3. Jared Young – in April, he was hitting over .400 before an injury. When he came back in May, it took him a couple weeks to get back in the swing of things. He only hit .229 for the month. He’s back to destroying the ball and hitting .298 for the first half as well as 39 RBI, second only to Jason Vosler in the system.

4. David Bote – He definitely has power as he hit another home run last night. His bat to ball skills clearly put him at the top of the Cubs’ call up from AAA list.

Card made from a photo by Tiffany W. (@TiffW96)

5. Jason Vosler – He should find his way to AAA soon. For the past six weeks, he’s been hitting for average and power while leading the system in home runs and RBIs. He’s been taking his walks all year, now balls just seem to be falling in for him at a much higher rate. He should be fine at AAA as long as he can hit somewhere between .250 and .270 to go along with his power.

6. Jake Hannemann – He’s never been a hitting machine until this year. At 27-years-old, things are really beginning to click for him. In May, he hit .313 and, so far in June, he cruising along at a .400 clip.

Bonus – I have not been spending as much time on Twitter since the draft. That will probably continue as I seem to be enjoying doing other things like getting the back yard fixed up. If you send me a message on Twitter, I will get a notification on my phone and I can message you back. Other than that I think I’m enjoying cutting back the amount of time I spend there.

Coming up Sunday in The Weekly
Who’s Hot – Jhonny Bethencourt, Brandon Hughes, Michael Rucker, Duncan Robinson, and Jacob Hannemann, to name a few. I will also check out how Eugene did and take a short look at trends in the DSL.

The May All-Star Team Has a Lot of New Faces

By Todd Johnson

It’s getting to be the busy season here at Cubs Central. While next week will be all about the draft, and redoing the top 21 list, this weekend will be about wrapping up what happened in May in the Cubs’ system. Tomorrow, I will rank the top 10 cards I made for the month. For today, it’s all about recognizing the top performers in the Cubs system the last 31 days.

Surprisingly, only 7 prospects made both the May and April All-Star teams. That’s not a lot. And of those 6, only 2 hitters did, catchers Jhonny Pereda and Miguel Amaya. This is going to be an interesting year as players search to find some consistency at the plate and on the mound.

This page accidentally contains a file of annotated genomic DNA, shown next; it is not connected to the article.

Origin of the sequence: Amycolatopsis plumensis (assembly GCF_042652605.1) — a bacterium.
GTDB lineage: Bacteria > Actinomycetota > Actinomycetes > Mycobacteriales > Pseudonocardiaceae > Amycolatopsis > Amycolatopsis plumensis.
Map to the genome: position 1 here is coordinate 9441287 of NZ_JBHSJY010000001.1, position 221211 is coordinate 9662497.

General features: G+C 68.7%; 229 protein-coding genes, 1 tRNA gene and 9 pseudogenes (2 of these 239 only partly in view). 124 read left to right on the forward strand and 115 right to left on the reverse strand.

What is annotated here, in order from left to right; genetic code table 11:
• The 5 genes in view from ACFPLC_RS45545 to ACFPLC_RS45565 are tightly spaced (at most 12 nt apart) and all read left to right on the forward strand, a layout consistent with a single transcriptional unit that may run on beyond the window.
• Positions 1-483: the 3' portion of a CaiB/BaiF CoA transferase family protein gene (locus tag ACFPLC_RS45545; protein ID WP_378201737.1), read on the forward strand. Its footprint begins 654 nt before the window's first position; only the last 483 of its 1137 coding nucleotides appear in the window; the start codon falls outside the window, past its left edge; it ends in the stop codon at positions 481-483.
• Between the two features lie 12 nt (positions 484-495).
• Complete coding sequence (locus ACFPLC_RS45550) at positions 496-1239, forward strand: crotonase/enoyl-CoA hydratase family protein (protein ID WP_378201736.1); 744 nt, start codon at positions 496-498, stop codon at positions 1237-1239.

This month’s All-Star team came right down to the wire. Several pitching spots were in play throughout the course of the last two nights, including the Pitcher of the Month and Hitter of the Month.

I have been tracking the system on a month by month spreadsheet. One thing I noticed early in the month was the ascension of Pelican pitcher Casey Bloomquist as a setup man for Myrtle Beach. Like many arms in the system, Bloomquist has worked both as a starter and as a reliever. This year, he is thriving in his new role. All of his pitches are a little more polished this year. The cutter that he talked about two years ago with me, now is becoming a go-to pitch for him. Good for Casey!

So, without further adieu, here is this month’s all star team, once again in video form.

The June All-Star team will be a lot of fun to sort through. The Dominican Summer League begins play tomorrow.

Eugene and the two Mesa teams start on June 15th. Some names I look forward to seeing play in Eugene are OF Fernando Kelli, SS Luis Vazquez, and 3B Christopher Morel. Down in Mesa, pitcher Jesus Tejada is a must follow along with SS Luis Diaz and OF Carlos Pacheco, to name a few. It should be an exciting month of action.

The Weekly: May Flying By, A Few Promotions, and “The Jinx”

By Todd Johnson

It’s been a rough week in the minors. There were a lot of rainouts and doubleheaders in addition to night games followed by early morning affairs. It was enough to make a prospect’s head spin. As a result, the Cubs’ system did not have a good week.

As May comes to a close, the pitching that was dominating hitters in April took a downward turn as the weather warmed up. In April, the Cubs had eight starting pitchers with ERAs under three and several of those eight had ERAs under two. With just 11 days to go in May, the Cubs only have three pitchers with an ERA under 3.00 for just this month. They are Keegan Thompson at 2.65, Michael Rucker at 2.81, and Alec Mills at 2.89.

There have been plenty of outstanding starts by many pitchers just this week. Last night, Cory Abbott struck out 11 for South Bend while Thomas Hatch threw a 7 inning complete game shutout for Tennessee. Earlier in the week, Erich Uelmen went six shutout innings for South Bend as well, while Duncan Robinson tossed six innings of one run ball. There’s some great stuff happening on the mound. Maintaining that high level of success is easier said than done. We will see if more can get below that 3.00 threshold to make it onto the May All-Star Team.

As for hitting, one would think it would be improving as the weather warmed up. It has a little bit. In April, six Cub position players hit above .300 for the month and Jeffrey Baez posted a .411 average for the span. In May, those numbers increased to eight guys hitting over .300 lead by Tyler Alamo at .366. David Bote hit over .500 for Iowa but that was before his call-up 12 days ago. As a result, he doesn’t have enough at-bats to qualify (3.1 ABs per game). Still, Bote has been extremely impressive at AAA at .455 in just 33 ABs. If you include his 17 MLB plate appearances, he’s at 22 for 52 or .423.

Promotions and Releases